q&a: hannah vs. the many
Hannah vs. The Many is some of the most unique music I’ve heard in the past 6 months. The band’s sound somehow happily blends lyrical arrangements of some of your favorite musicals with hard-hitting rock n’ roll riffs that stay with you long after the album, All Our Heroes Drank Here, is over.
Instead of doing an album review, I wanted to give you faithful Lip readers some insight into the mind of the woman behind it all: Brooklyn-based singer/songwriter/self-proclaimed antiheroine Hannah Fairchild. Read on below…
How did you come up with the name Hannah vs. The Many? What or who does “the many” signify?
Ha! It took us forever to come up with a band name. However, I was thinking to myself one day how all singer/songwriter projects inevitably become “name of person + plural noun” and thought it would be kind of awesome if we were “name of person vs. name of thing” (this because I tend to be versus just about everything). So I emailed Matt (who plays keys in the band), and he sent back a page worth of Google search results from “Hannah vs”. He was just being goofy, but Hannah vs. The Many really resonated with me, so we went with it. A lot of my songs are about feeling isolated and critical of the world around you, so the title seemed to fit. The guys I play with are not The Many, by the way. I am absolutely not versus them.
Describe your sound in five words or less.
Some dude asked me this same question in a karaoke bar the other day, and I told him “Ella Fitzgerald meets The Replacements“. Then I had another hot toddy and sang ‘Sin Wagon’ by the Dixie Chicks.
Was there a particular moment or artist that made you want to pursue music when you were growing up? Who were your early influences?
That’s a bit tricky, because I’ve been singing my whole life but only writing and playing for a few years. When I was in musical theater my favorite composers were Stephen Sondheim and Michael John LaChiusa, who write very dark, strange scores that mix a lot of genres. When I first got into indie/rock music I really loved Bright Eyes (for his lyrics) and the White Stripes (for the rocking out). I think it was Neko Case and Fox Confessor Brings The Flood that made me decide to learn guitar and start to write my own songs.
Who are you into right now?
I’ve been listening to a lot of Titus Andronicus, I’m really excited for the new White Rabbits album this year, and this morning I discovered a band called Cloud Nothings that is excellent. As soon as I have ten dollars I’m totally buying their album.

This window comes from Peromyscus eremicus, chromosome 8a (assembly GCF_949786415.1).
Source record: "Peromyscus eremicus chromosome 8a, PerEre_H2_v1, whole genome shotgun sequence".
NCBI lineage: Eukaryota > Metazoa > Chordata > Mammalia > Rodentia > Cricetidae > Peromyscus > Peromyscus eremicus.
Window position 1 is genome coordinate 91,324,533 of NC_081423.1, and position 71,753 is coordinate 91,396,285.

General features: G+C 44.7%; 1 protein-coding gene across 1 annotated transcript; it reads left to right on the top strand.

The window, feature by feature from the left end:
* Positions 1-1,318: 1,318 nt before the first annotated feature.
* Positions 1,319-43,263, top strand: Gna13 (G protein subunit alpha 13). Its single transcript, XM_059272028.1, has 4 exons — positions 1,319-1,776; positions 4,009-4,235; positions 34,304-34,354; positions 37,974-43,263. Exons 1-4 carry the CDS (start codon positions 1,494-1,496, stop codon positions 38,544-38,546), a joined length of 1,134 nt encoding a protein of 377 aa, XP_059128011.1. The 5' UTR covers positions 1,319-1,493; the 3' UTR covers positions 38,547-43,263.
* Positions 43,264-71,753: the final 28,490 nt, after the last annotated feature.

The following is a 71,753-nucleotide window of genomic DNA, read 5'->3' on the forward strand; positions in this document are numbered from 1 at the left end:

What are your other interests/passions?
One of my goals for the new year is to push myself to try books/movies/music that I wouldn’t ordinarily read/watch/hear. For me that means watching lots of horror movies and reading lots of Hemingway.
The best advice I ever received was…
A few months ago New York City had a hurricane warning that shut down the whole city. I went over to my friends’ apartment and (naturally) drank Hurricanes. After several pitchers, my friend Joanna told me that I need to “throw away the charts”, meaning that you can’t measure your success by other people’s standards. I made her write it down on a post it note which currently hangs on my bedroom mirror.
Tell me more about the “underground indie musical theatre community” referenced in your bio. Have you ever been a part of one before, do they exist in other cities, what does such a community entail, etc?
The primary reason that I got out of theater and into music was that I found there to be a lack of inspiring work. Like I said, my favorite musicals were always the dark strange ones, and my audition opportunities were mostly children’s shows and revivals of old classics. That said, I’ve seen a lot of collaboration in the past few years between indie rockers, indie dance companies, indie theater companies, film directors and so on and so on. There’s definitely an indie arts community on the rise, and I’m proud to be able to be a part of it.
From your experience, do you think it’s more difficult for women to establish themselves in the music industry?
I think it’s hard for women to distinguish themselves and their sound. Women singer/songwriters tend to get lumped into categories, so if you play guitar you’re automatically “just like Ani DiFranco” and if you play piano you’re “just like Fiona Apple”. Maybe it’s because there are fewer established women to compare us to, and that’s definitely starting to change. I think for now a lot of really talented women get written off because no one quite knows how to label them.
Where is your favorite place to play?
Cake Shop in the Lower East Side. I saw my first live show in New York at Cake Shop, before I ever started playing, and I’m beyond honored to be playing my album release show there.
Greatest achievement to date?
I moved to New York six years ago and I’m still here. It’s harder than it sounds.
What’s next for Hannah vs. The Many?
I’m really excited for this next year. There will definitely be some music videos, definitely some touring, definitely some new songs. Can’t wait!
Hannah vs. The Many’s new album All Our Heroes Drank Here was released on January 17, 2012 and available now.